Monday, June 2, 2008

Caucuses and primaries

I've heard a lot of frustration recently over the bizarre local quirks of our presidential nominating system. One of the main sources of frustration is the caucus system. Here's a nice piece by Kathryn Pearson summing up some of the main concerns over caucuses. As she notes, a caucus is essentially for those voters who are
hardy enough to stand in line, lucky enough to have employment that doesn't require them to work between 6:30 and 8 p.m., and with enough resources -- civic and personal -- to get themselves to a caucus and know what to do there. Hardly a representative sample.
I've found, unsurprisingly, that, at least among Democrats, opposition to caucuses is highly correlated with one's support for Hillary Clinton. Following this model, I registered strong support for the caucus system after participating in it, and, shockingly, my preferred candidate did very well there. I rather liked the deliberative nature of it and the community feeling it engendered. As I wrote at the time:
I would say that the rewards outweigh the risks. It's the good sort of social capital that Putnam and Etzioni are always talking about and Normal Rockwell loved to paint, without the bad stuff, like Italian fascism.
Democrats should probably get a little distance from the current race before they start deciding whether caucuses are good or bad.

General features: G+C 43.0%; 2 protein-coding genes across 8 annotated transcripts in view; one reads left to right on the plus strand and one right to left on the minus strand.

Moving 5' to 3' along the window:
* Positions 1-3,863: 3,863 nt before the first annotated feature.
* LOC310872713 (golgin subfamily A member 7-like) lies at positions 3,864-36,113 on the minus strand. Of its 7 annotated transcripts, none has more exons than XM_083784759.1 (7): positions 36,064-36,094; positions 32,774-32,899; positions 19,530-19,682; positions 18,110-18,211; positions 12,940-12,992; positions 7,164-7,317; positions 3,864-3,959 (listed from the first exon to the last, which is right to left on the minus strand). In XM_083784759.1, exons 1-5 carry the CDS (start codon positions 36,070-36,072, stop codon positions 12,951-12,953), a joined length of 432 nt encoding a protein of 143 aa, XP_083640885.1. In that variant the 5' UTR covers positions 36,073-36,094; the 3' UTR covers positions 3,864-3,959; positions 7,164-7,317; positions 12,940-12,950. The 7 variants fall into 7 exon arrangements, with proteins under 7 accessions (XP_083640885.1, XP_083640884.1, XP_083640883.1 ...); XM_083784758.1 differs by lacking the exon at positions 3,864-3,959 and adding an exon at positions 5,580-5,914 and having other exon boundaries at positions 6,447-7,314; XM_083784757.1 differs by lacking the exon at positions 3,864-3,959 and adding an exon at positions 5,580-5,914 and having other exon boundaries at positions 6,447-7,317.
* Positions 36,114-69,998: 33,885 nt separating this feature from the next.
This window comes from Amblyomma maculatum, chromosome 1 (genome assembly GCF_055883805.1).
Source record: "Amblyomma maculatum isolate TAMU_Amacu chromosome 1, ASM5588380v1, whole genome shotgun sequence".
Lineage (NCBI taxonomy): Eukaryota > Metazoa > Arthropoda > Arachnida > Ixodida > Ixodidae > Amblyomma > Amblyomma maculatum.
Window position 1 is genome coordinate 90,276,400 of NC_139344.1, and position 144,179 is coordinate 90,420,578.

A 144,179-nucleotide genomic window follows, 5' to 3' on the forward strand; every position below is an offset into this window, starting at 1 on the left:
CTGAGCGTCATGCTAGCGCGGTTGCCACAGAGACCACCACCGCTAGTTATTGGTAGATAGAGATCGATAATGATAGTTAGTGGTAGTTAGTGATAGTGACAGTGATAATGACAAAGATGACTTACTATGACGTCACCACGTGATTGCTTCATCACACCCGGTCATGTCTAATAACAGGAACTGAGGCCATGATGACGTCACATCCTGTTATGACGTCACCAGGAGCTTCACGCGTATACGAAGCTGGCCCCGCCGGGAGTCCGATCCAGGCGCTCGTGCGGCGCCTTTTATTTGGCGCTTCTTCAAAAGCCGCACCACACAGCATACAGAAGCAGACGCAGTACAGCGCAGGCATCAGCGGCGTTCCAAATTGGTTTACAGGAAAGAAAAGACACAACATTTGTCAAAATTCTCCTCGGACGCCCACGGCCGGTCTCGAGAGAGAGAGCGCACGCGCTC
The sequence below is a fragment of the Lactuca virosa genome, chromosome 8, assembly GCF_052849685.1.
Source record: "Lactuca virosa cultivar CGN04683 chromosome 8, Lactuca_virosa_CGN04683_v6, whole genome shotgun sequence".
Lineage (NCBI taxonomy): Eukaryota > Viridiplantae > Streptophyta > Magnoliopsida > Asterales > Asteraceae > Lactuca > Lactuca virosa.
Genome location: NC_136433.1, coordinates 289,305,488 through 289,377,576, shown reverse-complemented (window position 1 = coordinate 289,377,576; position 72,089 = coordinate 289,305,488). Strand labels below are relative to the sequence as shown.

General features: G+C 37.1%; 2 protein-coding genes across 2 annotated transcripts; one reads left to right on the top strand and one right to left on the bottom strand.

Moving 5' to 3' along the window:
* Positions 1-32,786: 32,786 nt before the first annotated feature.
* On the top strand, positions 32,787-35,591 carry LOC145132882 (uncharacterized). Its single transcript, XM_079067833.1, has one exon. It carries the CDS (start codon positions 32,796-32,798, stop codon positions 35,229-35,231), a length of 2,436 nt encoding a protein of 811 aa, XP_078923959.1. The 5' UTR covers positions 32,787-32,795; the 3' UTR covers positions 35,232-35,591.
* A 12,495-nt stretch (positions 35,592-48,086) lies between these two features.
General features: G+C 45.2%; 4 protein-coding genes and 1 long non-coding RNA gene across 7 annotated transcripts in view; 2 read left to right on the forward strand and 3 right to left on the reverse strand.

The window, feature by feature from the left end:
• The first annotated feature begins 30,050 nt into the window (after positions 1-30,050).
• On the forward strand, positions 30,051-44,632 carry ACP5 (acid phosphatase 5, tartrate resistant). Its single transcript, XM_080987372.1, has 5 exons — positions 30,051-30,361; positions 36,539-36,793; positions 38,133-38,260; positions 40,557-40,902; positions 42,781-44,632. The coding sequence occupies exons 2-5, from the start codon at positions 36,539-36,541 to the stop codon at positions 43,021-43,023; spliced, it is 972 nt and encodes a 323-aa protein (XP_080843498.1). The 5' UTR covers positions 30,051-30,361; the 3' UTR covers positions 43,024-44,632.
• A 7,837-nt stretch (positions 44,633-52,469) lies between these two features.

That said, it's not intuitively obvious ahead of time which candidates will do well in caucuses and which won't. Knowing that the caucus turnout is smaller, more educated, wealthier, and whiter that the primary electorate doesn't necessarily help you predict candidate success. Two years ago, if you knew that the Democratic contest was going to come down to a little known black politician from Chicago and Hillary Clinton, whom would you have guessed would be the caucus favorite? Was there any way to predict that Hillary would somehow be perceived as the gun-totin', beer-drinkin' Scranton girl who doesn't trust them fancy economists, and that her rival, the black Chicago community organizer, would be seen as the East Coast elitist? Also, keep in mind that Hillary Clinton could have done quite a bit better in the caucus states if she'd, you know, campaigned there. One other point: did you notice that the Republican caucuses were largely won by Mitt Romney? Is he really the GOP's Obama?

I get that a lot Democratic presidential nominations come down to an insider favorite vs. an egghead (JFK vs. Stephenson in '60, Humphrey vs. RFK/McCarthy in '68, Mondale vs. Hart in '84, Clinton vs. Brown in '92, Gore vs. Bradley in '00, everyone vs. Dean in '04), and that the egghead usually does somewhat better in the caucuses, even if the insider almost always wins the nomination. But is that a reason for disbanding caucuses?

The real test of any nominating system is not whether it's "fairer" or allows greater participation or is more representative or promotes community or protects the secret ballot or anything else. It's whether it produces better nominees than other nominating systems. Keep in mind that of the six Democratic contests I mentioned above, the insider got nominated every time but only won the general election twice.